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"This is a tremendously disturbing film and one that I cannot recommend outwardly."
"You'll leave the theater wishing the two hours you spent were not so irreversible."
Irreversible  

Cast

Alex: Monica Bellucci
Marcus: Vincent Cassel
Pierre: Albert Dupontel
Philippe: Philippe Nahon
Le Tenia: Jo Prestia
Stephane: Stephane Drouot
Mourad: Mourad Khima
Review March 2003

"Irreversible" is a horrifying portrait of rape and revenge all told in reverse order, a la Christopher Nolan's "Memento." It assaults the viewer with a barrage of gratuitous sex and violence that makes watching it almost unbearable at times. With a dizzying, hand-held camera, director Gaspar Noe paints a film that will leave you devastated. Yet while it may be shocking, the film falters as a pointless piece, average in conception, poor in execution.

Before the camera actually rolls, credits fill the screen in reverse order. The music is bold and pounding. Even before you see anything, you know you are about to witness something dreadful. Soon the credits start to turn and we begin to see a picture. It is dark, there is a building, and the camera swirls around and around. Inside the building on an upper floor, two men sitting in bed wonder what the ruckus is outside.

The police and ambulance have arrived at the Rectum, an underground S & M club for men. A man is carried out on a stretcher amidst a barrage of insults from police and paramedics. It is Marcus, a young philosophy teacher, who by association is presumed gay. As we go inside the club, we realize that we are treading backward in time. Marcus is with another man (Pierre) and the two are scavenging the club looking for someone known as Le Tenia. After much hassle, the two find a man who appears to be Le Tenia. In a fit of rage, they bash his head in with a fire extinguisher in front of an unruly crowd. Marcus is injured in the melee.

As we continue moving backwards in time, we learn more and more about their motivation. Slowly, painfully. We learn that Marcus and Alex are a passionate couple and share many intimate and gentle moments together. At a party, we see that Alex dresses provocatively, perhaps more provocative than she should. And we also see that one evening, Alex takes an underground passage on her way home only to be brutally raped and beaten.

This is a tremendously disturbing film and one that I cannot recommend outwardly. It is distressing, sexist, and sickeningly violent. It tests the viewer in an assortment of ways from an underground dungeon full of repulsive acts to a savage head bashing to an unrelenting rape scene. On top of it all, Noe incorporates a wobbly camera replete with strobe lights that will seriously leave you nauseous. Forget the popcorn and soda; you probably don't want to have anything on your stomach for this.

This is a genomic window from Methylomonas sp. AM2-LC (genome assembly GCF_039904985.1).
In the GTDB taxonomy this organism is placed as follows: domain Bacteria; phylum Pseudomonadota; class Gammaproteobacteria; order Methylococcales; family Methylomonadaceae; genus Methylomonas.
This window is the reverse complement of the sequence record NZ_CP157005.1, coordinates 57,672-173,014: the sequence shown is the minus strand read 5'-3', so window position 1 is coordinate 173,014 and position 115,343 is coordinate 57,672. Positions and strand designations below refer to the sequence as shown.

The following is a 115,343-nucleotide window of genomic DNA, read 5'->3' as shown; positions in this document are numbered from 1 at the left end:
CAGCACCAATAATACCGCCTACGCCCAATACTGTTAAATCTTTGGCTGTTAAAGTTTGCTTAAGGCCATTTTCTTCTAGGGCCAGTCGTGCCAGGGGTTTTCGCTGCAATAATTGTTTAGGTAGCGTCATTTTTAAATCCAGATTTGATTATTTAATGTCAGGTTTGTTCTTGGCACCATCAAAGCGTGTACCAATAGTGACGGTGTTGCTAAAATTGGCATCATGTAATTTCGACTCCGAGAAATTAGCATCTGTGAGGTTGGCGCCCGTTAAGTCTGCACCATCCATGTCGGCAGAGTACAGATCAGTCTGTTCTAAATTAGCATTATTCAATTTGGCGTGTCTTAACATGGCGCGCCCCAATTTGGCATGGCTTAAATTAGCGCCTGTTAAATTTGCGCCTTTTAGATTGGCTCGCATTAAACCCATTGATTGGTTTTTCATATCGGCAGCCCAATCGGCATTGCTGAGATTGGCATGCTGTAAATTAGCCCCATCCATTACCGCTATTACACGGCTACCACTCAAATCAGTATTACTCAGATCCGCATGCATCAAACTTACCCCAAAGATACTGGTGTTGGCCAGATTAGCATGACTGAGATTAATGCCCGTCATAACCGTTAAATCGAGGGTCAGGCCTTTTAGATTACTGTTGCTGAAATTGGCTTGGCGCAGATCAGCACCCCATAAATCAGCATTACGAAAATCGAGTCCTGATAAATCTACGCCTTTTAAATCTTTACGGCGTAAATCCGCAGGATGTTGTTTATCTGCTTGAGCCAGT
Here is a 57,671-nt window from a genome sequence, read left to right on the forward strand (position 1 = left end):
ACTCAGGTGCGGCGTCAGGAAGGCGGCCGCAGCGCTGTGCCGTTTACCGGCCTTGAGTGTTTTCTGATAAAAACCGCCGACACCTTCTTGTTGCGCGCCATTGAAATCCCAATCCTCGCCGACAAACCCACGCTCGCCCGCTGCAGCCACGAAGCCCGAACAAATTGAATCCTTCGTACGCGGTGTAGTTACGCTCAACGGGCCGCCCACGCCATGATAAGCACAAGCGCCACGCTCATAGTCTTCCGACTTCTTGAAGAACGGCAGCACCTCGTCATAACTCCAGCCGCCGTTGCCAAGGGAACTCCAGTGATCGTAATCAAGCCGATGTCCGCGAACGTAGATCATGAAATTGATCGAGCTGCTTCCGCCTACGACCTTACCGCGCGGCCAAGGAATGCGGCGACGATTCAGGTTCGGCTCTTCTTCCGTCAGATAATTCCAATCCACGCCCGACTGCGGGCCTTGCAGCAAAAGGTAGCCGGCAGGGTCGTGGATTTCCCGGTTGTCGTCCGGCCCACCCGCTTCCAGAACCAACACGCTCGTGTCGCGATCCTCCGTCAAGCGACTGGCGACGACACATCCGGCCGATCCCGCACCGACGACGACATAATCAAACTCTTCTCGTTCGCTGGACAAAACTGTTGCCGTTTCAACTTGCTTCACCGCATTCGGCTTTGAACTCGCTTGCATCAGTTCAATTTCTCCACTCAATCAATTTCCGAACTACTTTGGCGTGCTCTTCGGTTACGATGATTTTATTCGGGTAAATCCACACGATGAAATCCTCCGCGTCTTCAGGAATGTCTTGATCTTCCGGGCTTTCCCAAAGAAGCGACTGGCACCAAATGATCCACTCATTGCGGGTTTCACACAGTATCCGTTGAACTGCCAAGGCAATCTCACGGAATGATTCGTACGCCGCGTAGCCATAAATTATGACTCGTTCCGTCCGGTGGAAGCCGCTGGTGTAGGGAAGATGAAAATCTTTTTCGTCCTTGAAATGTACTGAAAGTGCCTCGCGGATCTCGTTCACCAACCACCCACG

Many a critic and audience member alike have left this film hastily. And I must admit, I too was one of those who cringed and looked away, thinking about bolting for the door. The language is attestable, the stereotypes are harsh, and the violence is unforgiving. Such is the work on Gaspar Noe, an obscure provocateur who likes to make his audience suffer. For instance, during the attack in the Rectum, the camera just sits next to the victim's head bobbing up and down until the face is no more. During the rape scene, the audience must sit in anguish through a solitary shot for nearly 15 minutes! And promoters are calling this the centerpiece scene of the film?

In watching films such as this one, you really have to think about the overall purpose. Do such despicable scenes move the plot along? Are they absolutely necessary? Does it say something about the characters involved, their motives, their emotions? Like a deer caught in the headlights, I'm sure that one could argue "yes" to all of those, particularly in the latter portions of the movie. But I just don't see it. This film is virtually devoid of purpose.

It also lacks originality. In addition to mirroring "Memento" in presentation, it copies themes from other films such as "Taxi Driver." Noe even copies from his previous film "I Stand Alone." If you watch that one, you can see the parallels in plot: a disturbed man goes to prison for assaulting a man he believes has raped his daughter. Sound familiar?

"Irreversible" is a nightmare of a film. To know anything about the characters, you must first witness their horrific crimes, either committed by them or committed against them. With the heaviest content upfront, the film runs out of steam, ending with a whimper. In fact, when all is said and done, you'll leave the theater wishing the two hours you spent were not so irreversible.



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